The overall quality of the elasticity of your skin might be the single most important factor linked to your final result. Most of us tend to lose a bit of the “snap-back” and tone of the skin with time. Add in a baby or two, significant weight loss, and some stretch marks – these all increase your risk for limited elasticity. Yet, it is this all important degree of elastic tone that plastic surgeons count on for getting you the best results from liposuction. Think of your skin as a stretchable envelope for your fat. Once the fat has been removed, the skin must shrink back and re-conform to the body’s smaller, new shapes and contours for everything to look right. If the skin envelope is like “spandex”, then there’s no problem. If the skin is more like a loose sweater – we may have a problem. If the skin has limited ability to recoil, then wrinkles, irregularities, “jiggly” or even hanging skin could result after liposuction! You might have very nice skin tone in one area (e.g. your arms) making you a great candidate for liposuction but at the very same time you might also have limited tone in another area (e.g. inner thighs) making you a very poor candidate for liposuction! What many patients think of as simply excess fat is often actually a fairly modest amount of fat and more of a loose skin issue! How do you know if your skin tone is good and that you are truly a good candidate for liposuction? This is best determined by an in-office consultation with your expert – a board certified plastic surgeon. There are some special forms of liposuction, such as laser liposuction (i.e. Smartlipo) which may be good to consider when the skin tone is marginal or borderline. But even laser liposuction can’t make skin which is prohibitively loose magically tight…and no technology we have available today really can. There are alternatives to liposuction when loose skin must be addressed – most of these are various types of “lifts”.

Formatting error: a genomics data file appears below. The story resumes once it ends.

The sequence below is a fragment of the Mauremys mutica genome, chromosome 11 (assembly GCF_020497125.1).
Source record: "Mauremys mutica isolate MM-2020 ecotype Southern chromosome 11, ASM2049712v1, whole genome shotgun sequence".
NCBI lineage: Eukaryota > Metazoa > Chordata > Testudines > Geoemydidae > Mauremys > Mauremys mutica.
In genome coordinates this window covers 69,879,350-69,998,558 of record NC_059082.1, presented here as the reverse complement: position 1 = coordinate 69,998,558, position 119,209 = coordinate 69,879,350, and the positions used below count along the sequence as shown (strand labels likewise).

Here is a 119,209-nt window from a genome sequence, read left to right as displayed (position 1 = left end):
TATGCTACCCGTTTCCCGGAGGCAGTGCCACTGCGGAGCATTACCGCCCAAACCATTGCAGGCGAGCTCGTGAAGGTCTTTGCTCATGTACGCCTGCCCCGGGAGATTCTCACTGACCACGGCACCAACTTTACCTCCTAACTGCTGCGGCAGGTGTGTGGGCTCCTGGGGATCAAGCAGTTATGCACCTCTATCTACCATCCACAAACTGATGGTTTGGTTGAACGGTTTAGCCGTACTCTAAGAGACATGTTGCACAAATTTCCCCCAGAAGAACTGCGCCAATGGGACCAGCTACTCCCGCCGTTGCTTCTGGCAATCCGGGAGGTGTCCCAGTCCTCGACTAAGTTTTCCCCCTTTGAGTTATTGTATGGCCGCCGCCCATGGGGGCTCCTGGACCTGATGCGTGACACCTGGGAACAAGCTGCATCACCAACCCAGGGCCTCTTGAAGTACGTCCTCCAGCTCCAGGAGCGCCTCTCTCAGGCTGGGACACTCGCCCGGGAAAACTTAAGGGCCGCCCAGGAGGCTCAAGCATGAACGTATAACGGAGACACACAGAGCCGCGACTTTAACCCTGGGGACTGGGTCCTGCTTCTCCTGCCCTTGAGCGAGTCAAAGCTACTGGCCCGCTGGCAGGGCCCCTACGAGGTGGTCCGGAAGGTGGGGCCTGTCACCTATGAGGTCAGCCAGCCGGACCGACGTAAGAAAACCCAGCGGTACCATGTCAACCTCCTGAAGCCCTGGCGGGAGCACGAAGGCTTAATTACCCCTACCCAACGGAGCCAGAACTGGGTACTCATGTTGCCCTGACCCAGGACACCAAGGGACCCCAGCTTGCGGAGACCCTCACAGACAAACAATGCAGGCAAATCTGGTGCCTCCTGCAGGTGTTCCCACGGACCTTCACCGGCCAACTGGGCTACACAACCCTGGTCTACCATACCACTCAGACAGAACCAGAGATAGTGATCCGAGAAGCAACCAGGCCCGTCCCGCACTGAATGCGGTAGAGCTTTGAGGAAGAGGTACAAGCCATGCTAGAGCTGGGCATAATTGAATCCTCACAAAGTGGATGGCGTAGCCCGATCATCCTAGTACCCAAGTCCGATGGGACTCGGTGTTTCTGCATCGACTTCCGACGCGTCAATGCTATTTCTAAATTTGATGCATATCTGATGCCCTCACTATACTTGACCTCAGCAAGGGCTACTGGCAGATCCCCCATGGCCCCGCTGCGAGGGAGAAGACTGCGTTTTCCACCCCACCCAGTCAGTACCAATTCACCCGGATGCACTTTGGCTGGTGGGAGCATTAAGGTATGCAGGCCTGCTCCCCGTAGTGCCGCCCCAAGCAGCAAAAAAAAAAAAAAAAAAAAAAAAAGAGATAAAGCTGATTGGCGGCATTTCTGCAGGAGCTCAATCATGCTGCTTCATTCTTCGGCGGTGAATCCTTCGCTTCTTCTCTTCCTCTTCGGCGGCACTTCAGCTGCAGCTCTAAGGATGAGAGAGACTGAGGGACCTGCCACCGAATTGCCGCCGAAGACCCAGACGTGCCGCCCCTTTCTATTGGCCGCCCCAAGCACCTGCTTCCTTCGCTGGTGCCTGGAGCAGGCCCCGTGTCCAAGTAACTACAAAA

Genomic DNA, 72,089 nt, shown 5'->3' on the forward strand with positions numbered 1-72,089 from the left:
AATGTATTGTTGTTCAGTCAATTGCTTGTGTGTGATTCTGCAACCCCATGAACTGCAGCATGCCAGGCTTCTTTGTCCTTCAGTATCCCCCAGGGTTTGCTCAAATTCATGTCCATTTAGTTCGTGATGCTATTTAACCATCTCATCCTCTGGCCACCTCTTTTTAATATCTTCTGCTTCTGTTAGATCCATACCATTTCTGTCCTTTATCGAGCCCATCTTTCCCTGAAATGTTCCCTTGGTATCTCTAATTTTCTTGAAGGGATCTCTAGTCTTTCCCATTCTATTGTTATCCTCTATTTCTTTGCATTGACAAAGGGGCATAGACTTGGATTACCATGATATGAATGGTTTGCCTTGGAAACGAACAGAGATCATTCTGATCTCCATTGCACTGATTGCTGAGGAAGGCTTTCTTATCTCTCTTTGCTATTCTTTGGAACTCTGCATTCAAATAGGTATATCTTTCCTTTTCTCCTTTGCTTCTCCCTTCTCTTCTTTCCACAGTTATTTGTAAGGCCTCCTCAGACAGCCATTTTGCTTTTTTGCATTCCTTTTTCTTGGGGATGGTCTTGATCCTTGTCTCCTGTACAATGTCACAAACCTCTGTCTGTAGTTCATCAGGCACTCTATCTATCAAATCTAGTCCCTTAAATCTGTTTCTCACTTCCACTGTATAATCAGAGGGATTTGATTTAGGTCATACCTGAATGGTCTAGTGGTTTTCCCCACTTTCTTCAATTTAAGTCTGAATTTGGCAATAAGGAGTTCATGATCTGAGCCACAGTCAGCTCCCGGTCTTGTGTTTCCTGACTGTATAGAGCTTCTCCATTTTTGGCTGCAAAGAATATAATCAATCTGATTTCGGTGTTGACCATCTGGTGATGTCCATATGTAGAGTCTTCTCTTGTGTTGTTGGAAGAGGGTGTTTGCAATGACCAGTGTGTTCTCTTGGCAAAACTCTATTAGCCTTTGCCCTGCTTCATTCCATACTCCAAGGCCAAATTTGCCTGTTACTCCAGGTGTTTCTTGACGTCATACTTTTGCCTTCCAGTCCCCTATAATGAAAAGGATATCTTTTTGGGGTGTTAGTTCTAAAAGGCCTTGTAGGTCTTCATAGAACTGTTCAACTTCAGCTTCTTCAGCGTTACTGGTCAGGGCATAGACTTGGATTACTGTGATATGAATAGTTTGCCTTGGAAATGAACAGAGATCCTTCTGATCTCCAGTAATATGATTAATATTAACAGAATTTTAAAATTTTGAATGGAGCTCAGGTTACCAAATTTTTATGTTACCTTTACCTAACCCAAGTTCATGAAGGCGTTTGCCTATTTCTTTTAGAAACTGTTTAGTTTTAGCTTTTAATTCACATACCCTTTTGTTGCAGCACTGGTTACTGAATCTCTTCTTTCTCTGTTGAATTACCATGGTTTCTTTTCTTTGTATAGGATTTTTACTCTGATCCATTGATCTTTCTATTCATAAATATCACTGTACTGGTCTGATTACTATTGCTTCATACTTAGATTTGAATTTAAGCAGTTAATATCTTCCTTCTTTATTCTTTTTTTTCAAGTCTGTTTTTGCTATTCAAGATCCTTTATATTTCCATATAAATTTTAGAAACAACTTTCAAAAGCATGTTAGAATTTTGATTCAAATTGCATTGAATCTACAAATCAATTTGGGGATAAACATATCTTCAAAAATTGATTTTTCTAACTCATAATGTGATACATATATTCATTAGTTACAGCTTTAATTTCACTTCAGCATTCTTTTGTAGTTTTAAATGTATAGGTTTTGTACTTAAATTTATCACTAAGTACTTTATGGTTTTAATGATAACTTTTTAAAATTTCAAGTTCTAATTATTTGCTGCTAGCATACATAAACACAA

Having your procedure performed in a “real” operating room is often safer, quicker, and more likely to give you the kind of result you are looking for. Office liposuction sounds great doesn’t it? No anesthesia, walk in/walk out, less expensive, easier to schedule, etc. But it is not for everyone and many times is a poor individual option. Think about what this choice really involves before assuming it will be the ideal way for you to have your liposuction procedure. Those with significant anxiety are not going to appreciate the various “sights and sounds” that are associated with their procedure that they will be witness to, whether they want to or not. All of these procedures involve local anesthetic – sometimes called the “tumescent solution” – which must be injected thoroughly into each area before any type of liposuction begins. These areas have to be rendered numb but they are not instantly and completely numb – you will feel this process. And the best working local anesthetic does not guarantee that you will feel absolutely nothing in the way of discomfort from the beginning of the procedure until the end. In fact, it is fairly likely that at one point or another, even after the local has “kicked in”, you will experience some discomfort. If you will be receiving I.V. sedation, you will need an I.V. Are you OK with that? Who will be monitoring your breathing and other vital signs while you slip in and out of a twilight state? Who will be in charge of making sure that you get enough of the sedation drugs but not too much? If it is not an anesthesiologist, you won’t have the expert you should have to make sure nothing goes wrong or to act immediately if something unexpected happens. How long will the procedure take? In the operating room, with you safely asleep, aware of nothing, feeling nothing, liposuction of large or multiple areas can proceed efficiently, safely and in a timely fashion. When you awaken, your procedure is completely done, even though it might feel like only moments have passed since you closed your eyes. Not so with an office procedure, which by its very nature must be done slower and takes longer. Sometimes it takes a lot longer, in the same room, as time passes in a way that is the exact opposite of that “blink” of the O.R. experience. How aggressive and definitive a fat removal and reshaping do you envision? Given the issues above, under which set of circumstances do you see your surgeon being able to do his thorough best, all the while concentrating exclusively on the sculpting and the shaping of your body?